First Harvard Sorority Shuts Its Doors Because Of Single-Gender Penalties

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Rob Shimshock Education Reporter
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Delta Gamma became the first single-gender Harvard University group to shut its doors, citing penalties the school has introduced for groups that only admit members belonging to one gender.

The national Delta Gamma chapter announced the Harvard chapter’s decision to disband in a Thursday press release published Sunday in The Harvard Crimson.

“We respect the chapter’s decision and understand that the University’s sanctions resulted in an environment in which Delta Gamma could not thrive,” Delta Gamma national President Wilma Johnson Wilbanks said in the release. “We sincerely hope this changes in the future.”

Harvard students belonging to classes beginning with the class of 2021 cannot hold office in recognized student organizations, captain Harvard varsity athletic teams, or receive school endorsement for scholarships like the Rhodes Scholarship. (RELATED: Harvard To Ban Frat And Sorority Members From Rhodes Scholarships, Leadership Positions)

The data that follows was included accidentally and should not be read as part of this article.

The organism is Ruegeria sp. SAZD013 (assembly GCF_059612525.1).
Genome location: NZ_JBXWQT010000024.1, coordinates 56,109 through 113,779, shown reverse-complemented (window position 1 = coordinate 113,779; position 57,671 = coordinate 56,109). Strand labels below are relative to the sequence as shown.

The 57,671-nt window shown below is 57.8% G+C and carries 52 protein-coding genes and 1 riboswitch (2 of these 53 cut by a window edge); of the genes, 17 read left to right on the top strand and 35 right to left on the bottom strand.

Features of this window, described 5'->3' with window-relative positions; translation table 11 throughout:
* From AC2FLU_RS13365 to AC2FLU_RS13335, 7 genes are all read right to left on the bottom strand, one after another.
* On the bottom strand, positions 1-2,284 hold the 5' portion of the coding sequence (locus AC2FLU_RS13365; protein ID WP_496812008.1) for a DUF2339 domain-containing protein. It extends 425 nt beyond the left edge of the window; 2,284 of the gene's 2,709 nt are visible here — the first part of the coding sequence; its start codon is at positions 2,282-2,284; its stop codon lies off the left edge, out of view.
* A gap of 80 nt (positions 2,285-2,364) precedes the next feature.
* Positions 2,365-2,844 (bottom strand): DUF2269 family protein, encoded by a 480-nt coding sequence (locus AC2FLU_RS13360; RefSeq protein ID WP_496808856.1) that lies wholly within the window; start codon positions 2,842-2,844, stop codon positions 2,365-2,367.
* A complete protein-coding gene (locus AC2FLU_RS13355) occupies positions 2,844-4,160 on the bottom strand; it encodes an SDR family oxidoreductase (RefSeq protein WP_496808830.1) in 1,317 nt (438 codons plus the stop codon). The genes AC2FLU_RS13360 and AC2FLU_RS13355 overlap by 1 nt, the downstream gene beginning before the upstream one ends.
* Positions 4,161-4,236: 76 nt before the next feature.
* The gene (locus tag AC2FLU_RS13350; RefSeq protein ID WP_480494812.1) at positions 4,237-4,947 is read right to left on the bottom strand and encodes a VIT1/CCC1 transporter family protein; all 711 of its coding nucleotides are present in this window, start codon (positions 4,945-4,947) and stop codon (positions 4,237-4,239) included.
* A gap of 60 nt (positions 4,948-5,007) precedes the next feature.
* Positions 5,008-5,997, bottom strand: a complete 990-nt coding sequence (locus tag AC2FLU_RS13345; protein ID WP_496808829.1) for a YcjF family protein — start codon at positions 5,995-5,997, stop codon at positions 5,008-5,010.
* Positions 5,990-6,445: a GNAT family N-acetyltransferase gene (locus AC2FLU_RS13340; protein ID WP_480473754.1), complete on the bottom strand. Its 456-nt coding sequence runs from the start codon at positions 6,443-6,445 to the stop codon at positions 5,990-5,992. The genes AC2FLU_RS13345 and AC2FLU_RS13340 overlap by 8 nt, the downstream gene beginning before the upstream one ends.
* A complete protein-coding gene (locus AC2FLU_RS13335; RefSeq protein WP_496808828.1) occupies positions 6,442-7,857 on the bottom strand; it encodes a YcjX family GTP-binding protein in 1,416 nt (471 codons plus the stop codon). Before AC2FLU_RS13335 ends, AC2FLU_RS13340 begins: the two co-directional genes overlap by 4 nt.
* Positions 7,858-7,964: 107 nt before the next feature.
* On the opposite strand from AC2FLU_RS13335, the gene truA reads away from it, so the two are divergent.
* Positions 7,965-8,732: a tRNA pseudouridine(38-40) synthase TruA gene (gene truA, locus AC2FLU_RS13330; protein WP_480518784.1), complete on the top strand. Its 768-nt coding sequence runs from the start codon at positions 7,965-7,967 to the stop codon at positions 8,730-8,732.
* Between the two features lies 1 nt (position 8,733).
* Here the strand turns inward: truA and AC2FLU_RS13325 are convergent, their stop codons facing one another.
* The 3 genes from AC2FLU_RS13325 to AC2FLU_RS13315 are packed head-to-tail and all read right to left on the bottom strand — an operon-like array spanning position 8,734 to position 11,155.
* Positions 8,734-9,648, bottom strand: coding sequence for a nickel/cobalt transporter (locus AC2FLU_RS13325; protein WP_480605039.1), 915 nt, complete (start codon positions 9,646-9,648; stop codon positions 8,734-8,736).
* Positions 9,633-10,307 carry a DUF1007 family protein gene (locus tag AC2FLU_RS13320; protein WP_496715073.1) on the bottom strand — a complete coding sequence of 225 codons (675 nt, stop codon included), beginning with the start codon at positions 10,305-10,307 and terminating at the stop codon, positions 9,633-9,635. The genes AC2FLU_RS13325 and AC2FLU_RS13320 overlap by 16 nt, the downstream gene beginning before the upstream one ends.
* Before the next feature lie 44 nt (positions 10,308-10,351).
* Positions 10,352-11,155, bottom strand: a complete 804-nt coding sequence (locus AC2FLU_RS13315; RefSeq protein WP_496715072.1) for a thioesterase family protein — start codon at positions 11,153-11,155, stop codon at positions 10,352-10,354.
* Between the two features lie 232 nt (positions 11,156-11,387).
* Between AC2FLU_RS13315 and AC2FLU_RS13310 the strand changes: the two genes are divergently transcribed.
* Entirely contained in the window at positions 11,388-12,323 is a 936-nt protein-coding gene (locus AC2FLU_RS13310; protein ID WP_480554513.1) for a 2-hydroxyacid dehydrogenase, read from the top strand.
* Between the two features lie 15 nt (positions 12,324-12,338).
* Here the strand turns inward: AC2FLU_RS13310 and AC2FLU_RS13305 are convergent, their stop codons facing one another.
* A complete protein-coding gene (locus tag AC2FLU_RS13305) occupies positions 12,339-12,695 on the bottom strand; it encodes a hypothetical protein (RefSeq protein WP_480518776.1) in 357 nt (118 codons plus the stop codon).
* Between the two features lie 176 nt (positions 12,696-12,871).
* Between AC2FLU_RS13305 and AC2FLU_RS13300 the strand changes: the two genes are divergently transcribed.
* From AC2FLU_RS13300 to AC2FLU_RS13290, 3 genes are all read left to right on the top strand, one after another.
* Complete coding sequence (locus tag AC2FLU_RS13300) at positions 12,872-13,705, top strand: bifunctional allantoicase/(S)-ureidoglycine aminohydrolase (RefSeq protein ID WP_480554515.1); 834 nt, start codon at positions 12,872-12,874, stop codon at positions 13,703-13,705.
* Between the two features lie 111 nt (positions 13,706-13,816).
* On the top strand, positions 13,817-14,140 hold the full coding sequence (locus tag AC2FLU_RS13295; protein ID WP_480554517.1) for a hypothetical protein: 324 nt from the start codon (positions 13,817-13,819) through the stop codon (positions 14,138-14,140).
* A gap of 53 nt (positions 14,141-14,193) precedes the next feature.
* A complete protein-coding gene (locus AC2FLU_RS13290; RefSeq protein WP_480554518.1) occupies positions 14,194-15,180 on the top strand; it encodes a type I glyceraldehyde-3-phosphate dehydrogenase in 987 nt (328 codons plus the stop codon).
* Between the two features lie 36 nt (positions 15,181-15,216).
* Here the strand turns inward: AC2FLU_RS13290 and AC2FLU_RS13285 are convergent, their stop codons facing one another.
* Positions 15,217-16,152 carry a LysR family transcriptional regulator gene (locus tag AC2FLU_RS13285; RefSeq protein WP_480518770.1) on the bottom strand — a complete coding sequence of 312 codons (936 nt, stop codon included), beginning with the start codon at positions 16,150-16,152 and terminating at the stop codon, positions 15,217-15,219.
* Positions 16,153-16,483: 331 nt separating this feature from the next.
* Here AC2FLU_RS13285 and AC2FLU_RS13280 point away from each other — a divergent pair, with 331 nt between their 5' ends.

Delta Gamma is the first single-gender group at Harvard to close because of the new policy, but other groups have modified their membership to conform to the administration’s will.

The school’s Kappa Alpha Theta sorority announced in July that it would cut ties from its national chapter and rebrand as a gender-neutral Theta Zeta Xi chapter. Former fraternities Alpha Epsilon Phi and Kappa Sigma became co-ed in fall 2017.

The number of Harvard students rushing sororities grew from around 250 in 2012 to 286 in 2017, however, it fell to about 100 in 2018.

“Harvard College seeks to build a community in which every student can thrive, and it does so on the foundation of a set of shared values including belonging, inclusion, and non-discrimination,” school spokeswoman Rachael Dane told The Crimson.

The Ivy League school also faces discord from outside of its student body, as a nonprofit is suing it for discriminating against Asian American applicants.

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